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Buzz: DoJax App, The Connector, Marissa Alexander and More

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Mayor’s Ideas to Fix Pension

Mayor Alvin Brown has told a committee investigating the city pension fund woes that money could be raised by selling city property and tapping into the $230 million a year the city receives from the JEA. City Council President Bill Gulliford said the task force has been looking for recurring revenue streams to help fortify the pension fund. He says using JEA funds would be better than raising taxes. The committee, led by local attorney Bill Scheu, plans to release its recommendations on pension reform in January.

 

$1 Million for New YMCA

The Weaver Family Foundation Fund, now part of The Community Foundation for Northeast Florida, has given $1 million to the new Riverside YMCA project. An outdoor park to be built on the site honors the family — Weaver Riverside Park will connect the new Y to the Riverwalk and will include such features as a sunrise lawn, a water feature and courtyard seating.

 

Campaign to Connect Downtown and Beaches

A crowdfunding campaign has been launched to raise $100,000 to provide bus service between Downtown Jacksonville and the Beaches. The private bus service project, a collaboration between Void and The Elbow, is called The Connector. A bus leaves the Jacksonville Beach Pier every hour, dropping off passengers at Underbelly, then picks up folks and takes them back to the pier parking lot. They run 7 p.m.-2 a.m. every Friday and Saturday; the fare is $5 one way, $8 round trip. The crowdfunding campaign at jaxconnector.com runs through Nov. 30.

 

Crist’s Return

Former Gov. Charlie Crist has thrown his hat in the ring for the governor’s race. When Crist was elected governor the first time, he was a Republican, but he had his eye on a Senate seat. He ran for the Senate as an independent and lost to Marco Rubio. This time, as a Democrat, he wants to return to the governor’s mansion Gov. Rick Scott spent $800,000 to remodel. Both candidates will have ample time to jab at each other — the election is a year away.

 

Raising Money for Marissa Alexander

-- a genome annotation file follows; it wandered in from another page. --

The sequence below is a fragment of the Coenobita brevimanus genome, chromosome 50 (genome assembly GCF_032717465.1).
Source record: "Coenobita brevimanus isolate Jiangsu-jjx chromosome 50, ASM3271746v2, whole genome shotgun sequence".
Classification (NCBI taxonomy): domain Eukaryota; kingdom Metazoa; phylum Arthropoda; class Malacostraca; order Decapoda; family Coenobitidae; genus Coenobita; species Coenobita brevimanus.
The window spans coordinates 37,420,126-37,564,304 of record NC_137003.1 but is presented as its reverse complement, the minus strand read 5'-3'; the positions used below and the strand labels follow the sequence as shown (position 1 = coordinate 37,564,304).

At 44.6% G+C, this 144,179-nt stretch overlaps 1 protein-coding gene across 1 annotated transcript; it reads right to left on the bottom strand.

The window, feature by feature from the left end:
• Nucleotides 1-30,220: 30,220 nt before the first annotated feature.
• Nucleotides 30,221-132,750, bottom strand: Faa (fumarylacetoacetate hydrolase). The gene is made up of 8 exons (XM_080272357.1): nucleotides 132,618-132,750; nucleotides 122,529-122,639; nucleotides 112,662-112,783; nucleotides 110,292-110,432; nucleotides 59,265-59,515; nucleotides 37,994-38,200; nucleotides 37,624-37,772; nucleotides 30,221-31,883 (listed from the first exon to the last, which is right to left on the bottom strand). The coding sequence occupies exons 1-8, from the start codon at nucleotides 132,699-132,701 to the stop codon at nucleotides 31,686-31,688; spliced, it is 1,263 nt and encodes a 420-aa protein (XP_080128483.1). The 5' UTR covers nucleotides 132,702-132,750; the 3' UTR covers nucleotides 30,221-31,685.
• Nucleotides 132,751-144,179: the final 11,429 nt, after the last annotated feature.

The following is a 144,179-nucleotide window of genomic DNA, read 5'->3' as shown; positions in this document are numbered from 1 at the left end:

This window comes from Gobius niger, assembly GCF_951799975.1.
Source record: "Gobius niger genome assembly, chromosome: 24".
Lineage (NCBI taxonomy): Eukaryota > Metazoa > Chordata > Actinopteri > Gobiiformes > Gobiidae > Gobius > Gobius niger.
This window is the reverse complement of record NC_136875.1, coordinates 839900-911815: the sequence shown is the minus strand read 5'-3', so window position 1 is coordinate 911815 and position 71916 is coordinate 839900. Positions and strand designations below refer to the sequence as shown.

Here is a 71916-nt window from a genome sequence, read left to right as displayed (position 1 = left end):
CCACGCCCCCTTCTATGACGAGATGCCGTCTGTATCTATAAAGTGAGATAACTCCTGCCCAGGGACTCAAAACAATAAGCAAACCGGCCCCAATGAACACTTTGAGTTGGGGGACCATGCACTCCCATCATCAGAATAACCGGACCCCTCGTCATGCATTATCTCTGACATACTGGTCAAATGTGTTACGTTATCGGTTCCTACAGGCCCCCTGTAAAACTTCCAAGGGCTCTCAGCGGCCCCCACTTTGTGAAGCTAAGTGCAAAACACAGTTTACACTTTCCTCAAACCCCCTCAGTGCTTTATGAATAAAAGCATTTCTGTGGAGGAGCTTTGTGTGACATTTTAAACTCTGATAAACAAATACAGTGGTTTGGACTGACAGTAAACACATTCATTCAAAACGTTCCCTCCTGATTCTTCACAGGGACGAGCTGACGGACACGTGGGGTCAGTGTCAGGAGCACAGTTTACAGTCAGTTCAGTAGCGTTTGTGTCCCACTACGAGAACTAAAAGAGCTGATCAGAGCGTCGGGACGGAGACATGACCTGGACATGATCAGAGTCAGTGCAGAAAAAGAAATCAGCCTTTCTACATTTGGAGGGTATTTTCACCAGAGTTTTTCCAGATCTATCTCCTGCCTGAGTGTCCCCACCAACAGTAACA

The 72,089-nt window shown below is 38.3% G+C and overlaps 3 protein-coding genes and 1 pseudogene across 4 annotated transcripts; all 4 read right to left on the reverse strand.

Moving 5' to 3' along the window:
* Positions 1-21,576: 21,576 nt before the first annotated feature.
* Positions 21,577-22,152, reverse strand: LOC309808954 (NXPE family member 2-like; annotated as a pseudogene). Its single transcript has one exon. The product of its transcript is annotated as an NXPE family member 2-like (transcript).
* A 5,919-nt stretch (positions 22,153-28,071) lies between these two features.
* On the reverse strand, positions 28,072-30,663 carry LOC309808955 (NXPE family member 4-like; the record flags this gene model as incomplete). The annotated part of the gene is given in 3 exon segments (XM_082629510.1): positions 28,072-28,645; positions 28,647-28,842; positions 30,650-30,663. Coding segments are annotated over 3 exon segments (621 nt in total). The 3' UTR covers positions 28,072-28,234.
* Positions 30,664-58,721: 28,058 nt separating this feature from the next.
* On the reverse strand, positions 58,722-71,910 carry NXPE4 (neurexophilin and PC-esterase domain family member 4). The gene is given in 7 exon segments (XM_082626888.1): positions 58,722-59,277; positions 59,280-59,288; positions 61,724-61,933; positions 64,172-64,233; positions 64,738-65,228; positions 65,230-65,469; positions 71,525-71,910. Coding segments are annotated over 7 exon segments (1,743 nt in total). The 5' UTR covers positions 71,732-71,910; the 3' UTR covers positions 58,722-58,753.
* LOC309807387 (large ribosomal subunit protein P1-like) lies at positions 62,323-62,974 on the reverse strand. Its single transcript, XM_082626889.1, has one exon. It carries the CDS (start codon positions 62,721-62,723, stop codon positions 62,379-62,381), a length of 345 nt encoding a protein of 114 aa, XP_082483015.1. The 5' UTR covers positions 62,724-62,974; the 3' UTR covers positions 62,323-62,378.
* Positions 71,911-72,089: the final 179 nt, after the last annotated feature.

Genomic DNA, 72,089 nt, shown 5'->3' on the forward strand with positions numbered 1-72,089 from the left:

The Free Marissa Now campaign is raising money to help support the legal effort to win freedom for Marissa Alexander through a new trial. It's started a crowdfunding Indiegogo site (tiny.cc/freedomfundraiser) to raise $10,000 by Dec. 31 for the Marissa Alexander Legal Defense Fund. Her legal team is working without pay, but there are still costs. Alexander, a mother of three, was arrested, prosecuted and sentenced to 20 years in prison for allegedly firing a warning shot to defend herself from her estranged husband. In September, a Florida appeals court granted her a new trial due to errors in her original case.

 

Water Once a Week

With the change to Eastern Daylight Time, Jacksonville residents are reminded that they should reduce lawn and landscape irrigation to no more than one day a week. Residential properties with an address ending in an odd number or places without an address can water on Saturdays. Those with an address ending in an even number water on Sundays. Watering is allowed only between 10 a.m.-4 p.m. year round. Those violating the rules face fines ranging from $50 to $250. Twice-a-week watering returns on March 9, 2014. Don’t be a Water Hog (bit.ly/WaterHogs2012)!

 

Local Filmmakers Try to Scare Up Votes

If you still need a good scare after Halloween, two Jacksonville men have entered their latest work, “M is for Music,” in the international film competition ABCs of Death: The 26th Director. The three-minute segment is directed by L. Gustavo Cooper, who collaborated with Jack Twachtman, co-owner of Burro Bar and Burro Bags and digital marketing manager for One Spark. Cooper created the One Spark film project “Velvet Road,” about zombies during the civil rights era. Vote for your favorite videos by liking them.

 

Passengers Decline, But Income Takes Off for JAA

Despite a weak economy and challenging commercial airline environment, the Jacksonville Aviation Authority announced unaudited operating income climbed 10 percent for the fiscal year ending Sept. 30. The total number of passengers declined from 5.2 million to 5.1 million this year, but JAA posted a total operating revenue of $66.4 million, it announced in a news release. Total operating expenses were $44.5 million for the year, resulting in an operating income before depreciation of $21.9 million, compared with $17.3 million for the previous year. JAA owns and manages the city’s four airports: Jacksonville International Airport, Cecil Airport, Jacksonville Executive Airport at Craig Airport and Herlong Recreational Airport.

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